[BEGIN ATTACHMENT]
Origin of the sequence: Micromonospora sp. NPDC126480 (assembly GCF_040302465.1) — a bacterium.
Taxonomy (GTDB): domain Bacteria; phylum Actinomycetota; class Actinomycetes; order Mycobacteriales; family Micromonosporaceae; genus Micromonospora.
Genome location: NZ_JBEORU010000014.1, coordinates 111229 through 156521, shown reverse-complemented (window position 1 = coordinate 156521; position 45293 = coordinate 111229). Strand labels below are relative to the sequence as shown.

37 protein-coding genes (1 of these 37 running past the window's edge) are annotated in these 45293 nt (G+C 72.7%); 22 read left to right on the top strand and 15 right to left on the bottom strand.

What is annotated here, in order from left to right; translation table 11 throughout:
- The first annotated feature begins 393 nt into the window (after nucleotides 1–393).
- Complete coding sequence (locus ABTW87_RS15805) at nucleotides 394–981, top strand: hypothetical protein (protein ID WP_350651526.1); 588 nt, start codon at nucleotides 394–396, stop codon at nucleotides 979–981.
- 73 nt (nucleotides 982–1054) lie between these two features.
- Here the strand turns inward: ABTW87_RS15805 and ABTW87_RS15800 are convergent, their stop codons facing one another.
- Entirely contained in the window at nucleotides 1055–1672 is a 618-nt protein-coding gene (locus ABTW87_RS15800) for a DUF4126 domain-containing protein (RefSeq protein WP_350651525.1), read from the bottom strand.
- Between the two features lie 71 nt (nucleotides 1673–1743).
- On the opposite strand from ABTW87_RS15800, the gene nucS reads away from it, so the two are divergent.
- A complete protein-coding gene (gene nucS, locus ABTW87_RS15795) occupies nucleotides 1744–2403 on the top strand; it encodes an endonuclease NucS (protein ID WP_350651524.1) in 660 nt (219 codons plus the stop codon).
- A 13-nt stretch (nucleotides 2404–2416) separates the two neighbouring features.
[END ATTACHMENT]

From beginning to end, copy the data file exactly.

Origin of the sequence: Micromonospora sp. NPDC126480 (assembly GCF_040302465.1) — a bacterium.
Taxonomy (GTDB): domain Bacteria; phylum Actinomycetota; class Actinomycetes; order Mycobacteriales; family Micromonosporaceae; genus Micromonospora.
Genome location: NZ_JBEORU010000014.1, coordinates 111229 through 156521, shown reverse-complemented (window position 1 = coordinate 156521; position 45293 = coordinate 111229). Strand labels below are relative to the sequence as shown.

37 protein-coding genes (1 of these 37 running past the window's edge) are annotated in these 45293 nt (G+C 72.7%); 22 read left to right on the top strand and 15 right to left on the bottom strand.

What is annotated here, in order from left to right; translation table 11 throughout:
- The first annotated feature begins 393 nt into the window (after nucleotides 1–393).
- Complete coding sequence (locus ABTW87_RS15805) at nucleotides 394–981, top strand: hypothetical protein (protein ID WP_350651526.1); 588 nt, start codon at nucleotides 394–396, stop codon at nucleotides 979–981.
- 73 nt (nucleotides 982–1054) lie between these two features.
- Here the strand turns inward: ABTW87_RS15805 and ABTW87_RS15800 are convergent, their stop codons facing one another.
- Entirely contained in the window at nucleotides 1055–1672 is a 618-nt protein-coding gene (locus ABTW87_RS15800) for a DUF4126 domain-containing protein (RefSeq protein WP_350651525.1), read from the bottom strand.
- Between the two features lie 71 nt (nucleotides 1673–1743).
- On the opposite strand from ABTW87_RS15800, the gene nucS reads away from it, so the two are divergent.
- A complete protein-coding gene (gene nucS, locus ABTW87_RS15795) occupies nucleotides 1744–2403 on the top strand; it encodes an endonuclease NucS (protein ID WP_350651524.1) in 660 nt (219 codons plus the stop codon).
- A 13-nt stretch (nucleotides 2404–2416) separates the two neighbouring features.